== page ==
Ceci N'est-ce Pas Une Taxe
Post #1488 • January 4, 2012, 6:55 AM • 2 Comments
Malcolm Rogers, Director of the Museum of Fine Arts, Boston:
The Museum of Fine Arts, Boston, is one of the world’s great cultural institutions, whose impact on the quality of life of its city is immeasurable. But the generosity of spirit that built this great museum is being buffeted by a surprising entity—the City of Boston itself—which has put in motion a plan to drastically increase the “voluntary” contributions cultural institutions make through its payment in lieu of taxes (Pilot) programme. When civic leaders look to cultural organisations as a source of revenue, rather than as an invaluable resource for the communities they serve, it has dire implications nationwide.
Waitasec. Quote-unquote "voluntary"?
As a charitable organisation, the MFA is exempt by law from state and federal taxes. However, the programme developed by Boston’s Pilot task force circumvents this status by recommending payments for important city functions, such as the fire and police services. To the best of our knowledge the MFA is the only major art museum in the country that makes payments in lieu of taxes. We have participated in this revenue initiative since 1988 when the museum opened its parking garage. We contributed $55,000 in 2010/11. The proposed increases would raise our payments to $250,000 in 2011/12 and to $1,025,000 in four years. The new Pilot formula sets the payment at 25% of the estimated tax a cultural organisation would have paid if it were a taxable entity, less a 50% community service credit. In devising this plan the task force never sought the input of any of the city’s cultural institutions.
Waitasec. "Task force"?
The escalation in Pilot payments comes after a nine-member task force set up by Mayor Menino in 2009 recommended that the scheme be reformed. Since the 1970s more than 30 charities have made annual contributions towards the cost of public services, such as the fire and police forces and street maintenance. The Museum of Fine Arts’ payments were linked to the cost of a permit to use its parking spaces.
Waitasec. The mayor?
Mayor Menino is a trustee of the Museum of Fine Arts, having joined the board when first elected mayor in 1993. When he attended the opening of its Art of the Americas wing in 2010, he praised the director’s commitment to providing access to all. “The Museum of Fine Arts is more than just culture. It is about community. The Museum of Fine Arts serves people of all ages, backgrounds and abilities,” said Menino.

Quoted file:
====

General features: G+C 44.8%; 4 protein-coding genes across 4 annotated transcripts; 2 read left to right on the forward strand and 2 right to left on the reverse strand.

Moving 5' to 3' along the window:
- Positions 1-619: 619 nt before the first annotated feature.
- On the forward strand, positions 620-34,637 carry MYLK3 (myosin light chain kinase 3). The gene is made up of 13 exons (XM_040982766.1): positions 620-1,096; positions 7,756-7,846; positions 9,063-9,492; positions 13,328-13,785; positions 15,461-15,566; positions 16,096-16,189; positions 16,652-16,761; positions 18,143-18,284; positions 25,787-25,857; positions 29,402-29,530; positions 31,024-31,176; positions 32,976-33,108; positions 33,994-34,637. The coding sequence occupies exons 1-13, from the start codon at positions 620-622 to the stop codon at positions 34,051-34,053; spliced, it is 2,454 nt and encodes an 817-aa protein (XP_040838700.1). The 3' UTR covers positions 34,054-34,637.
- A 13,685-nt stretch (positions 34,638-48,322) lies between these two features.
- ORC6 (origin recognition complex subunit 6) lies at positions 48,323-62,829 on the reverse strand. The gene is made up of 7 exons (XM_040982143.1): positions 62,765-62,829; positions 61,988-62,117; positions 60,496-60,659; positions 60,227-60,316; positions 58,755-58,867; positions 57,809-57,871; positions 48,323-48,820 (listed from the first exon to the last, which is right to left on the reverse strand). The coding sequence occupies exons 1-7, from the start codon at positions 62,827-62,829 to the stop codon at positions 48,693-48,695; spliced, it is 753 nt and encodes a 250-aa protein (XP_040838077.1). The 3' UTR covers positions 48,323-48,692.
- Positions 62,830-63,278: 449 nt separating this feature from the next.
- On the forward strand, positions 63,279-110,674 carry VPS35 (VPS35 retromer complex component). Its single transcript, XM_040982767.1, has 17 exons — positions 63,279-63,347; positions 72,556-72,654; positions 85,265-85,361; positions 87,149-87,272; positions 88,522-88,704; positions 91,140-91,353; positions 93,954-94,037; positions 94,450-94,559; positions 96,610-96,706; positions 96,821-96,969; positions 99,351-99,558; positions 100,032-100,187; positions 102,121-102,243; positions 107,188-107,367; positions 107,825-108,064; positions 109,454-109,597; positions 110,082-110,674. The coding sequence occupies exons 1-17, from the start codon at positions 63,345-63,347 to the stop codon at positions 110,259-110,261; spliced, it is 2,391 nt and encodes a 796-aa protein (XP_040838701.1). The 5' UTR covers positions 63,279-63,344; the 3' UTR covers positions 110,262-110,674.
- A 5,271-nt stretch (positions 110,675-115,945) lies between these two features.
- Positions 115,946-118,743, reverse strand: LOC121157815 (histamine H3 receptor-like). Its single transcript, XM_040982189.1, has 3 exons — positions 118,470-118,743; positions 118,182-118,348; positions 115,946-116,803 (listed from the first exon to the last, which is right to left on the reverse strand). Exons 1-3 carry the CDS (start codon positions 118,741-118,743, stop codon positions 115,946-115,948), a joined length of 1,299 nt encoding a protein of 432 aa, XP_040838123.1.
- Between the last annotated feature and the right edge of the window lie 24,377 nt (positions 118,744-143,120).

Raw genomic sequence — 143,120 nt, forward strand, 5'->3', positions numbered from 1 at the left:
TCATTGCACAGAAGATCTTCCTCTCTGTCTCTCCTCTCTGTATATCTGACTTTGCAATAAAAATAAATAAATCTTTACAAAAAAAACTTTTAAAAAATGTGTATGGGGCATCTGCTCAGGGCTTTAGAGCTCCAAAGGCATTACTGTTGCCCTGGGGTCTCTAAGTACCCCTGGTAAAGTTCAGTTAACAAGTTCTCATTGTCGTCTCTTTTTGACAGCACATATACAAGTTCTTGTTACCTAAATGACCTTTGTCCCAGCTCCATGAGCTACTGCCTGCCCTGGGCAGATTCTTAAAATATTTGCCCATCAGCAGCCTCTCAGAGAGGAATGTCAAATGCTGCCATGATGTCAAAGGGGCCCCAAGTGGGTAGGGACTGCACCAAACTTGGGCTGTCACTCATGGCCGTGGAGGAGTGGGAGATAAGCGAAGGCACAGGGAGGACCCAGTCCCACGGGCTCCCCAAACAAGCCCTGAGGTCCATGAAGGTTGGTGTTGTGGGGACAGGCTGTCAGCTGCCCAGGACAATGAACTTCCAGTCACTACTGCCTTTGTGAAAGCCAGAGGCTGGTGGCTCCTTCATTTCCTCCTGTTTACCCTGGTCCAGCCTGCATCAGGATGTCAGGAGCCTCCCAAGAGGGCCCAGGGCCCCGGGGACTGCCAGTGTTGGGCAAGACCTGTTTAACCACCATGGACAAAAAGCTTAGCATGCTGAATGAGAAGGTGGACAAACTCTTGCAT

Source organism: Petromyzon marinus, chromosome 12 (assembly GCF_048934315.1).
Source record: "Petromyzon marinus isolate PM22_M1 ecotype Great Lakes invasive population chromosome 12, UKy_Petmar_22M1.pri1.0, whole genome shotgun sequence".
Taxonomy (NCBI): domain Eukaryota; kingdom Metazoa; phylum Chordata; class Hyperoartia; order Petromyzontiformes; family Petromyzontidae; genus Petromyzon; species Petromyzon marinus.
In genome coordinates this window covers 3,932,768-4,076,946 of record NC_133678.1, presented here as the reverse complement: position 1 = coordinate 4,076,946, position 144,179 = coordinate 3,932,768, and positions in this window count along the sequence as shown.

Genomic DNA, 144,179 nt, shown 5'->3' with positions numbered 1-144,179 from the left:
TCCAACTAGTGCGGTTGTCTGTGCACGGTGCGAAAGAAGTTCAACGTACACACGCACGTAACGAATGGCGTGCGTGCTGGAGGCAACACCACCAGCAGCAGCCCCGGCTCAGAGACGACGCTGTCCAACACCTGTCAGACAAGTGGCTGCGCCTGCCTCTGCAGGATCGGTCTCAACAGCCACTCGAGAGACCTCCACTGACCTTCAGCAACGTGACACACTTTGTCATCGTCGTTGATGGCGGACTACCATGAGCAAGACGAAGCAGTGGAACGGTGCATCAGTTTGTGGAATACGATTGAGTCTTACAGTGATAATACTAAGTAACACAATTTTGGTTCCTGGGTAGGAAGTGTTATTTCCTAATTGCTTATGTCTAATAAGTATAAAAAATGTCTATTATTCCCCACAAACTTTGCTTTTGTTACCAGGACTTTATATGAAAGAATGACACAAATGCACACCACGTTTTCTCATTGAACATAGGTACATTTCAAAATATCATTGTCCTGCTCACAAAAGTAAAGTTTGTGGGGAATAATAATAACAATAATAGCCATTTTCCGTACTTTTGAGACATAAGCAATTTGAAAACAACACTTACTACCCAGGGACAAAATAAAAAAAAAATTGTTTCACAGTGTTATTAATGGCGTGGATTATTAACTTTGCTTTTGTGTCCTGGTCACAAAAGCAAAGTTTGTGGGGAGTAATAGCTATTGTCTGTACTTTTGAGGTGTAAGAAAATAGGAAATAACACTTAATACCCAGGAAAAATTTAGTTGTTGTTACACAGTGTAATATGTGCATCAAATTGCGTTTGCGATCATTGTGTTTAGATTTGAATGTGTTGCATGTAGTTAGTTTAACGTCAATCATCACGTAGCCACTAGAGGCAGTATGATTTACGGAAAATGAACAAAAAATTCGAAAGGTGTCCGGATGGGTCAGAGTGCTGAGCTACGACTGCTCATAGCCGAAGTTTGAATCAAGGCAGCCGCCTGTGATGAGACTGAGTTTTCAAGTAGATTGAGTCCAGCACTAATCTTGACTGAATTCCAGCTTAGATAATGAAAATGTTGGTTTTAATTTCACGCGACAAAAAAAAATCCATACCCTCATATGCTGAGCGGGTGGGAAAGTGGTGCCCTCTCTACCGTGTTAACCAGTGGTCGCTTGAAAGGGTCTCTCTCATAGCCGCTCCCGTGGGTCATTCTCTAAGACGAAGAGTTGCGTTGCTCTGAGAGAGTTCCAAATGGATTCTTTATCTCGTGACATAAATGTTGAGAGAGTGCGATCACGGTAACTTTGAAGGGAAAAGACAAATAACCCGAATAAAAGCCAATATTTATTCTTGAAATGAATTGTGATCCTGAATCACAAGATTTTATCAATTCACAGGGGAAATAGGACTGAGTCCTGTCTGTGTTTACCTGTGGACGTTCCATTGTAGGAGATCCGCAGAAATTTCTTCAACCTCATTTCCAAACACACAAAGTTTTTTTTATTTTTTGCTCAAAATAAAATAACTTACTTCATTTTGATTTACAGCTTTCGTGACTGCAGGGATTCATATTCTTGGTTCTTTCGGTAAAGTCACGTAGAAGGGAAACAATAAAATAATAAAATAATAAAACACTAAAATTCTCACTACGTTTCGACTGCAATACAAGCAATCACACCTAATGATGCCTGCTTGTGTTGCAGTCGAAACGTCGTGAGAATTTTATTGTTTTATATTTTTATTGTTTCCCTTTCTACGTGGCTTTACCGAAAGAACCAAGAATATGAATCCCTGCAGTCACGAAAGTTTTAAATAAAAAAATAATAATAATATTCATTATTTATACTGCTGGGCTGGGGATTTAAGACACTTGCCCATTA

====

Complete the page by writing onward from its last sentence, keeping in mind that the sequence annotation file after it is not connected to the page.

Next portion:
The mayor is also due to cut the ribbon at the opening of the Isabella Stewart Gardner Museum’s wing on 19 January. Stephen Kidder, the chairman of the mayor’s task force and the city’s former commissioner of revenue, is a trustee of the Gardner museum.
Tricky. Liza Eliano of Hyperallergic did some research:
David L. Thompson, vice president of Public Policy at the National Council of Nonprofits, explained to Hyperallergic that the new PILOT initiative is basically, “A tax in everything but name.” He noted that normally PILOT payments are enacted for educational and medical institutions, especially when they offer to buy property that could remove real estate from the city’s tax rolls. What makes Boston’s situation different, Thompson emphasized, was the creation of a PILOT task force whose first rule of business was to lay the burden on cultural institutions as well so as to create a broader funding pool. “The task force has clearly chosen to ignore the economic impact museums have on the city,” Thompson said, referring to the important role museums play in attracting tourism and revenue to the city.
I was on my way to dinner last week when I stopped in on Museum of Fine Arts director Malcolm Rogers’s Lowell Lecture at the Boston Public Library. It was an interesting presentation, sadly underattended. The talk warmed up about halfway through when Rogers started griping about the city’s "lack of vision" where the MFA’s finances were concerned. Specifically, Rogers was venting about Boston’s unsubtle tax shakedown directed against nonprofits, called the PILOT program, for Payments in Lieu of Taxes.
I bearded Rogers after his talk, expecting him to back off his tough rhetoric. But he stayed steamed, in a buttoned-down English way. The city had just jacked up his annual PILOT payment from $66,000 to $250,000, and was planning to tag him for a cool million down the road. The veiled threat to nonpayers is that the traffic light outside the main entrance won’t get fixed, or the key side street leading to the staff garage won’t be plowed, and so on.
What’s harder to explain [than the method by which the PILOT amount is determined for each nonprofit] is why anyone pays at all. There is no statutory basis for taxing nonprofits—quite the contrary—but no one has yet taken the city to court on the PILOT program. A plaintiff with a smart lawyer could win—and alienate City Hall forever.
Curiouser still, the nonprofits prefer to hang separately rather than form a coalition to negotiate with the mayor. Practically every college, hospital, or art museum has some urban bigshot on the board of directors who supposedly has juice in the mayor’s office. (Menino himself is an MFA trustee, although he hasn’t attended a meeting in at least 17 years.) Some institutions—Harvard and Boston College, for example—squawk more than others. But when push comes to shove, most of them pay pretty close to what the mayor asks.
If taxation is robbery, this Pilot thing is a protection racket.